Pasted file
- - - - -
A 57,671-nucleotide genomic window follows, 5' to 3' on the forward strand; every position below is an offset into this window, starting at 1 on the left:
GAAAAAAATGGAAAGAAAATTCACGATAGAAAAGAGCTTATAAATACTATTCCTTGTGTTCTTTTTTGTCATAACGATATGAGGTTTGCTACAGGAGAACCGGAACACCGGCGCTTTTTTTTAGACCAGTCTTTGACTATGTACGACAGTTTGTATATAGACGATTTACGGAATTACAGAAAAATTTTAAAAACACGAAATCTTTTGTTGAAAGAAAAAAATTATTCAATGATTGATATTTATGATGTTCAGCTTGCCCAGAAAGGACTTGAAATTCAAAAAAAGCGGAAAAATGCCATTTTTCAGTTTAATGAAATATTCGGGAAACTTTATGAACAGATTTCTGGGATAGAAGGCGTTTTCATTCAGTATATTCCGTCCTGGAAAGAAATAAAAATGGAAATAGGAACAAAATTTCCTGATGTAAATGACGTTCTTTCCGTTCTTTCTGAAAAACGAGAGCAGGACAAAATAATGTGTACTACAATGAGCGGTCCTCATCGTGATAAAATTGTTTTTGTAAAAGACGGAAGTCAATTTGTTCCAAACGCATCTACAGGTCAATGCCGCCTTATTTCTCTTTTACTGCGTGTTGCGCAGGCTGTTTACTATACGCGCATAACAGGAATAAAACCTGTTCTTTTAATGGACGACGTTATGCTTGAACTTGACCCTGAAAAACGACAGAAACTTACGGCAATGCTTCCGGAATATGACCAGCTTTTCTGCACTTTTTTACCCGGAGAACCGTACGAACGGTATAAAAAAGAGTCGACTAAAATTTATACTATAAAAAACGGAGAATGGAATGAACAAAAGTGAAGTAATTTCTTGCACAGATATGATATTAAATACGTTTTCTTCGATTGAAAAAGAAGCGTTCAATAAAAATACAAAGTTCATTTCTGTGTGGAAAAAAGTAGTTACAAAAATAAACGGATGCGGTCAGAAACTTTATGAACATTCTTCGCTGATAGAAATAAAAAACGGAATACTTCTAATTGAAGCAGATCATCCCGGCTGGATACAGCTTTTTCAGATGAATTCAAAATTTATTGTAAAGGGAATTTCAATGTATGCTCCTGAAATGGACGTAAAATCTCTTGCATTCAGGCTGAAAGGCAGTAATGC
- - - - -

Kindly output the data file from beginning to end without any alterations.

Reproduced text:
A 57,671-nucleotide genomic window follows, 5' to 3' on the forward strand; every position below is an offset into this window, starting at 1 on the left:
GAAAAAAATGGAAAGAAAATTCACGATAGAAAAGAGCTTATAAATACTATTCCTTGTGTTCTTTTTTGTCATAACGATATGAGGTTTGCTACAGGAGAACCGGAACACCGGCGCTTTTTTTTAGACCAGTCTTTGACTATGTACGACAGTTTGTATATAGACGATTTACGGAATTACAGAAAAATTTTAAAAACACGAAATCTTTTGTTGAAAGAAAAAAATTATTCAATGATTGATATTTATGATGTTCAGCTTGCCCAGAAAGGACTTGAAATTCAAAAAAAGCGGAAAAATGCCATTTTTCAGTTTAATGAAATATTCGGGAAACTTTATGAACAGATTTCTGGGATAGAAGGCGTTTTCATTCAGTATATTCCGTCCTGGAAAGAAATAAAAATGGAAATAGGAACAAAATTTCCTGATGTAAATGACGTTCTTTCCGTTCTTTCTGAAAAACGAGAGCAGGACAAAATAATGTGTACTACAATGAGCGGTCCTCATCGTGATAAAATTGTTTTTGTAAAAGACGGAAGTCAATTTGTTCCAAACGCATCTACAGGTCAATGCCGCCTTATTTCTCTTTTACTGCGTGTTGCGCAGGCTGTTTACTATACGCGCATAACAGGAATAAAACCTGTTCTTTTAATGGACGACGTTATGCTTGAACTTGACCCTGAAAAACGACAGAAACTTACGGCAATGCTTCCGGAATATGACCAGCTTTTCTGCACTTTTTTACCCGGAGAACCGTACGAACGGTATAAAAAAGAGTCGACTAAAATTTATACTATAAAAAACGGAGAATGGAATGAACAAAAGTGAAGTAATTTCTTGCACAGATATGATATTAAATACGTTTTCTTCGATTGAAAAAGAAGCGTTCAATAAAAATACAAAGTTCATTTCTGTGTGGAAAAAAGTAGTTACAAAAATAAACGGATGCGGTCAGAAACTTTATGAACATTCTTCGCTGATAGAAATAAAAAACGGAATACTTCTAATTGAAGCAGATCATCCCGGCTGGATACAGCTTTTTCAGATGAATTCAAAATTTATTGTAAAGGGAATTTCAATGTATGCTCCTGAAATGGACGTAAAATCTCTTGCATTCAGGCTGAAAGGCAGTAATGC